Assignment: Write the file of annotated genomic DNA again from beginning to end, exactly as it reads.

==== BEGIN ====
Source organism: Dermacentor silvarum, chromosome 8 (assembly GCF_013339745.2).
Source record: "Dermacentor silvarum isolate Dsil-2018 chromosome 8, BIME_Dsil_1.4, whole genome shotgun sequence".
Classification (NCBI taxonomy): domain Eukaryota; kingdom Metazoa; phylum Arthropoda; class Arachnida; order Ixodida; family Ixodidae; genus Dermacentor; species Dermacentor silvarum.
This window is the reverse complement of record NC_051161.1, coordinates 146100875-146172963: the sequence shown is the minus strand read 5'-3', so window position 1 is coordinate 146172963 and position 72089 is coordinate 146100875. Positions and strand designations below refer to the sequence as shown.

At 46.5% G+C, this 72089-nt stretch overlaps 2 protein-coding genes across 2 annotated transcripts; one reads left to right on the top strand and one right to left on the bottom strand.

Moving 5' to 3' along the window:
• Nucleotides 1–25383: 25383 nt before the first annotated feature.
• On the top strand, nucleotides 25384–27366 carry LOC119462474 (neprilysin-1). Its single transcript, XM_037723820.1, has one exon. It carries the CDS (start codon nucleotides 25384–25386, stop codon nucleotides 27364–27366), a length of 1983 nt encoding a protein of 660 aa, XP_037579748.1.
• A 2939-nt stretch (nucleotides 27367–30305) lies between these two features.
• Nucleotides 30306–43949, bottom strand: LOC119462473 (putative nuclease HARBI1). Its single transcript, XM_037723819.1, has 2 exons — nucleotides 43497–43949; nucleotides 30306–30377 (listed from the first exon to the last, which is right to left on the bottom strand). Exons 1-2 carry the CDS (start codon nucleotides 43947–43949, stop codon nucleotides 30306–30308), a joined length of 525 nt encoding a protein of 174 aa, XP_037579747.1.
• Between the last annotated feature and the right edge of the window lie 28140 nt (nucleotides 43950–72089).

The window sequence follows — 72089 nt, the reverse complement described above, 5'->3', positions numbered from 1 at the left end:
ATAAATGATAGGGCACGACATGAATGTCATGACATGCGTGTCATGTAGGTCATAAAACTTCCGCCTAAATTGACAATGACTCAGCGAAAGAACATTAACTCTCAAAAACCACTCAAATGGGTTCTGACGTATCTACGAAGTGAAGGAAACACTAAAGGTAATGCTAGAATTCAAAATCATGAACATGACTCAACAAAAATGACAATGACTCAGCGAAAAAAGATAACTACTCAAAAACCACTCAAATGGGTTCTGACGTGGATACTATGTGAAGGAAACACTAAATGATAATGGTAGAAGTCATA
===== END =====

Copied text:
Source organism: Dermacentor silvarum, chromosome 8 (assembly GCF_013339745.2).
Source record: "Dermacentor silvarum isolate Dsil-2018 chromosome 8, BIME_Dsil_1.4, whole genome shotgun sequence".
Classification (NCBI taxonomy): domain Eukaryota; kingdom Metazoa; phylum Arthropoda; class Arachnida; order Ixodida; family Ixodidae; genus Dermacentor; species Dermacentor silvarum.
This window is the reverse complement of record NC_051161.1, coordinates 146100875-146172963: the sequence shown is the minus strand read 5'-3', so window position 1 is coordinate 146172963 and position 72089 is coordinate 146100875. Positions and strand designations below refer to the sequence as shown.

At 46.5% G+C, this 72089-nt stretch overlaps 2 protein-coding genes across 2 annotated transcripts; one reads left to right on the top strand and one right to left on the bottom strand.

Moving 5' to 3' along the window:
• Nucleotides 1–25383: 25383 nt before the first annotated feature.
• On the top strand, nucleotides 25384–27366 carry LOC119462474 (neprilysin-1). Its single transcript, XM_037723820.1, has one exon. It carries the CDS (start codon nucleotides 25384–25386, stop codon nucleotides 27364–27366), a length of 1983 nt encoding a protein of 660 aa, XP_037579748.1.
• A 2939-nt stretch (nucleotides 27367–30305) lies between these two features.
• Nucleotides 30306–43949, bottom strand: LOC119462473 (putative nuclease HARBI1). Its single transcript, XM_037723819.1, has 2 exons — nucleotides 43497–43949; nucleotides 30306–30377 (listed from the first exon to the last, which is right to left on the bottom strand). Exons 1-2 carry the CDS (start codon nucleotides 43947–43949, stop codon nucleotides 30306–30308), a joined length of 525 nt encoding a protein of 174 aa, XP_037579747.1.
• Between the last annotated feature and the right edge of the window lie 28140 nt (nucleotides 43950–72089).

The window sequence follows — 72089 nt, the reverse complement described above, 5'->3', positions numbered from 1 at the left end:
ATAAATGATAGGGCACGACATGAATGTCATGACATGCGTGTCATGTAGGTCATAAAACTTCCGCCTAAATTGACAATGACTCAGCGAAAGAACATTAACTCTCAAAAACCACTCAAATGGGTTCTGACGTATCTACGAAGTGAAGGAAACACTAAAGGTAATGCTAGAATTCAAAATCATGAACATGACTCAACAAAAATGACAATGACTCAGCGAAAAAAGATAACTACTCAAAAACCACTCAAATGGGTTCTGACGTGGATACTATGTGAAGGAAACACTAAATGATAATGGTAGAAGTCATA